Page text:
Posted Thursday, March 4, 2010
A group pressing for a referendum on the Governor's plan to put slots at racetracks comes under pressure to reveal who's funding its campaign. Thursday morning at 9, we'll get the latest on that story as it hits the courts. Also, analysis of the troubles at the Cleveland-Cuyahoga County Port, and Cleveland's schools get a major incentive to finalize its overhaul plans. Plus, a Forbes editor takes your questions on the misery index.
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With an online piece, especially one so negative, you have the luxury of hosting statistics and offering citations on your site—allowing the readers to examine all of the source material used. Anything less in the digital age is reckless reporting. So why not be transparent?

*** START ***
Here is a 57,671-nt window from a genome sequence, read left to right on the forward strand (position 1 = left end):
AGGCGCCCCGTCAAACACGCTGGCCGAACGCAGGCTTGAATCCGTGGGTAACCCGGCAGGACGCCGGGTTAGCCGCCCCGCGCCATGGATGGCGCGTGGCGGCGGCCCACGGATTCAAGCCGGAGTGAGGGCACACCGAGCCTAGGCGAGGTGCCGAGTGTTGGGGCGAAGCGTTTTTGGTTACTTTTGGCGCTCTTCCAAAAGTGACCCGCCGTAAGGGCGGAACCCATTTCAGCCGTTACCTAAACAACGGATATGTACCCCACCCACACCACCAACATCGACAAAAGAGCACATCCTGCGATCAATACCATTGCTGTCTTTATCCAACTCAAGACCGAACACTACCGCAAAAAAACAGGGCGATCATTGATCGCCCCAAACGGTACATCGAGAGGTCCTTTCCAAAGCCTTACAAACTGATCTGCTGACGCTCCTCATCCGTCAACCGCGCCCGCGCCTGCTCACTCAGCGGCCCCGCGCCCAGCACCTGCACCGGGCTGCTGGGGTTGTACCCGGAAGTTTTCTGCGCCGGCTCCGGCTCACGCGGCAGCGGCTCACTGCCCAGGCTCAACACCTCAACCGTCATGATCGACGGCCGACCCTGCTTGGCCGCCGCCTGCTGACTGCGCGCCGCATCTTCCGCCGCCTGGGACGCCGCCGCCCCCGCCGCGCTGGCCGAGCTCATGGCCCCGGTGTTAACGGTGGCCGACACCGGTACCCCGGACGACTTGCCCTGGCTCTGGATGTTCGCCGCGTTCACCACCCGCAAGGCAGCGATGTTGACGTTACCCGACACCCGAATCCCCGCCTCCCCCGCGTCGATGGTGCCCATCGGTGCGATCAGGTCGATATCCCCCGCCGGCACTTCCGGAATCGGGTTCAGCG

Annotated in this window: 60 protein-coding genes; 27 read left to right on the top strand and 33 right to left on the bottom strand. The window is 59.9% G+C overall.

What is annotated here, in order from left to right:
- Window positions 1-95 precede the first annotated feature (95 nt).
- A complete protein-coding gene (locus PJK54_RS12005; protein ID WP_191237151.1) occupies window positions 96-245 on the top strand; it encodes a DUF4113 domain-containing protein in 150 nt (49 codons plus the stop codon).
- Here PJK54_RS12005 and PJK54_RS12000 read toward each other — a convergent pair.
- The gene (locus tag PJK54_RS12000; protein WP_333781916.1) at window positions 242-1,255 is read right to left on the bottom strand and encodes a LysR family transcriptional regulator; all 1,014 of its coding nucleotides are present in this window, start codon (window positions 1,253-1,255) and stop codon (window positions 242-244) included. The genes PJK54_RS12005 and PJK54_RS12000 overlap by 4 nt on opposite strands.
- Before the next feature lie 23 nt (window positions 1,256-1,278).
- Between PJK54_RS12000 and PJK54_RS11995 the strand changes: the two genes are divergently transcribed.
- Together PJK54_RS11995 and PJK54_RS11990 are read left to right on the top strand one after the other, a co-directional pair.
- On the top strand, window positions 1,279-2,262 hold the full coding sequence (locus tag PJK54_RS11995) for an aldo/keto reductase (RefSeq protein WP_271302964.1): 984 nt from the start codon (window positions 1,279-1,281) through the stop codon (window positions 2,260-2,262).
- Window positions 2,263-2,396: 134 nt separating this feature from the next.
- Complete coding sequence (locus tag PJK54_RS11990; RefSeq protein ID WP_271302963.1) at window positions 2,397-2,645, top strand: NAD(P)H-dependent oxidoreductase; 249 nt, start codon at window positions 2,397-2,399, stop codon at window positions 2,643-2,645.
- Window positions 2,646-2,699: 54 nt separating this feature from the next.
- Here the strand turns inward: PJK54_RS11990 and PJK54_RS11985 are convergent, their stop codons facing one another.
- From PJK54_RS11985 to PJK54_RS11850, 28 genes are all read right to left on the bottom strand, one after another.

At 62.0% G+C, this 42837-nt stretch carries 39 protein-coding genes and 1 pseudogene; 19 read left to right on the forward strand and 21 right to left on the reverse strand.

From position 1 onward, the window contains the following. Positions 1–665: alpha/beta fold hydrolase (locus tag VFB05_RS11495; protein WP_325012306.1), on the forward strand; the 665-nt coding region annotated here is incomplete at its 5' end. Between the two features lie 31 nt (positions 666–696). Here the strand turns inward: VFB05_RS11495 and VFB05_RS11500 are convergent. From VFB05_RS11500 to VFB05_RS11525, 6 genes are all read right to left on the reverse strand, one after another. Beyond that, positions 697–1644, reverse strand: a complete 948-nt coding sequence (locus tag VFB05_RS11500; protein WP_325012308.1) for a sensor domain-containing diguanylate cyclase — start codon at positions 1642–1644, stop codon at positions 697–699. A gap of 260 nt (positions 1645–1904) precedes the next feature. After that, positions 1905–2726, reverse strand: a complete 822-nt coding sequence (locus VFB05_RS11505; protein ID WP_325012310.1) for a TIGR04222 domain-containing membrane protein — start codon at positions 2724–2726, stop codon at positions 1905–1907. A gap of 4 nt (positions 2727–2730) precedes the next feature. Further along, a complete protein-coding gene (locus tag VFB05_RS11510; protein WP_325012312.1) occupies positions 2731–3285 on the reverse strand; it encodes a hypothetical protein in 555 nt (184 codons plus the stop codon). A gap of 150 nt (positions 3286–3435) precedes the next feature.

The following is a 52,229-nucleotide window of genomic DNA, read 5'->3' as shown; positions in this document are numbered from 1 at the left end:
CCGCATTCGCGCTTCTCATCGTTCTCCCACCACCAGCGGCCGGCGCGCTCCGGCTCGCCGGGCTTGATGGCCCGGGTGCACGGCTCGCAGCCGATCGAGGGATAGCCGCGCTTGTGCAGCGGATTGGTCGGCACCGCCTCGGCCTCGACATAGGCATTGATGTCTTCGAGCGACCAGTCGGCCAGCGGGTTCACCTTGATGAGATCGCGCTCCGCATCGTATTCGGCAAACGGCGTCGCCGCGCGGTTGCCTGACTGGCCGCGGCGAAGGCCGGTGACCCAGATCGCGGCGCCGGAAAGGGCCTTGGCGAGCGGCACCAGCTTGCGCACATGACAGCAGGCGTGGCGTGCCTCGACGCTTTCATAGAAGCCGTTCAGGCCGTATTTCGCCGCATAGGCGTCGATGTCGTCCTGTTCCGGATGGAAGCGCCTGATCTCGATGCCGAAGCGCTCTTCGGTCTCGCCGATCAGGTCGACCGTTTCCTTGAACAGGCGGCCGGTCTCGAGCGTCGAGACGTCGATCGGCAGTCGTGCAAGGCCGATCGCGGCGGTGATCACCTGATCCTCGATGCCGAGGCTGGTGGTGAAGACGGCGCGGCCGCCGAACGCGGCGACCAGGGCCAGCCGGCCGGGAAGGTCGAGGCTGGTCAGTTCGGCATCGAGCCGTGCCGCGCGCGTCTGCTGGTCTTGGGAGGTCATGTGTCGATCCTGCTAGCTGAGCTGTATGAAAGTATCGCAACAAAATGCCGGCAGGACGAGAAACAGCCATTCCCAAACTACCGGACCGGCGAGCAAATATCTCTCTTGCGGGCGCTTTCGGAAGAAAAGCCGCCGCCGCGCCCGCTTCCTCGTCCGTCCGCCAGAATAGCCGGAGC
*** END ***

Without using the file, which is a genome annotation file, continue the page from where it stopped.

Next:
All the Forbes “misery index” offers is broad generalizations and name-calling. If you wanted to offer real value to readers, try voracious pursuit of truth in the ongoing sagas of Merrill Lynch, AIG and Goldman Sachs. Or investigate the 161 banks that have failed since January 2009—only one of which was a Northeast Ohio bank. Ignoring these financial failures will put our whole country in a misery index all by itself.
Be honest: this appearance is nothing more than a marketing ploy to boost Forbes clickthru rates, with a manufactured “a-ha” by residents at the end that you’ll turn around and share with potential advertisers.